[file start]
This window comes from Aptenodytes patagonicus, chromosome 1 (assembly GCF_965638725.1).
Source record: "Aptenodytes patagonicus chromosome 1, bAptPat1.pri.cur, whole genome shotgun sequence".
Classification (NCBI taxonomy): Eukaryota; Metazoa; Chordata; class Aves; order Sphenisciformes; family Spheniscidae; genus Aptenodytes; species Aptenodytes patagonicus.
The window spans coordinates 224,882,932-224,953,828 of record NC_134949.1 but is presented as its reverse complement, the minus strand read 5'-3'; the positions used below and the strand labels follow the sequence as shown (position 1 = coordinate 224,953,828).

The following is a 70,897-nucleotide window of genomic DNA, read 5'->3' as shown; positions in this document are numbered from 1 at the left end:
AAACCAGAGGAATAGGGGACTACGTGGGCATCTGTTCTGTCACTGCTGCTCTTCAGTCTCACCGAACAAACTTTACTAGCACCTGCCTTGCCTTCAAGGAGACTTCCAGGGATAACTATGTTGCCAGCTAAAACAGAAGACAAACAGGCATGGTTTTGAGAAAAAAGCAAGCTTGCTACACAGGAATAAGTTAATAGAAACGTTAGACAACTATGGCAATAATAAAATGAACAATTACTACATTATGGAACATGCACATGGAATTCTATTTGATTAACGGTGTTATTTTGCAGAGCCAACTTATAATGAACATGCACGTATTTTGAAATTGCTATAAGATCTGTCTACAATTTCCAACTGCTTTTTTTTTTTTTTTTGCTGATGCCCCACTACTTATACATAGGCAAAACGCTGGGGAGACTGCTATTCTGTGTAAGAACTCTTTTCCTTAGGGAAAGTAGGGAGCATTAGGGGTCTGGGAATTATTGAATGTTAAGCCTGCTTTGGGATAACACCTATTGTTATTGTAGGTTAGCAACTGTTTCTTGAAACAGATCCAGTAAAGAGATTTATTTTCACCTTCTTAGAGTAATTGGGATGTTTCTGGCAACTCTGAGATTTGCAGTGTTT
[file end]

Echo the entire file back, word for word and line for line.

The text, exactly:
This window comes from Aptenodytes patagonicus, chromosome 1 (assembly GCF_965638725.1).
Source record: "Aptenodytes patagonicus chromosome 1, bAptPat1.pri.cur, whole genome shotgun sequence".
Classification (NCBI taxonomy): Eukaryota; Metazoa; Chordata; class Aves; order Sphenisciformes; family Spheniscidae; genus Aptenodytes; species Aptenodytes patagonicus.
The window spans coordinates 224,882,932-224,953,828 of record NC_134949.1 but is presented as its reverse complement, the minus strand read 5'-3'; the positions used below and the strand labels follow the sequence as shown (position 1 = coordinate 224,953,828).

The following is a 70,897-nucleotide window of genomic DNA, read 5'->3' as shown; positions in this document are numbered from 1 at the left end:
AAACCAGAGGAATAGGGGACTACGTGGGCATCTGTTCTGTCACTGCTGCTCTTCAGTCTCACCGAACAAACTTTACTAGCACCTGCCTTGCCTTCAAGGAGACTTCCAGGGATAACTATGTTGCCAGCTAAAACAGAAGACAAACAGGCATGGTTTTGAGAAAAAAGCAAGCTTGCTACACAGGAATAAGTTAATAGAAACGTTAGACAACTATGGCAATAATAAAATGAACAATTACTACATTATGGAACATGCACATGGAATTCTATTTGATTAACGGTGTTATTTTGCAGAGCCAACTTATAATGAACATGCACGTATTTTGAAATTGCTATAAGATCTGTCTACAATTTCCAACTGCTTTTTTTTTTTTTTTTGCTGATGCCCCACTACTTATACATAGGCAAAACGCTGGGGAGACTGCTATTCTGTGTAAGAACTCTTTTCCTTAGGGAAAGTAGGGAGCATTAGGGGTCTGGGAATTATTGAATGTTAAGCCTGCTTTGGGATAACACCTATTGTTATTGTAGGTTAGCAACTGTTTCTTGAAACAGATCCAGTAAAGAGATTTATTTTCACCTTCTTAGAGTAATTGGGATGTTTCTGGCAACTCTGAGATTTGCAGTGTTT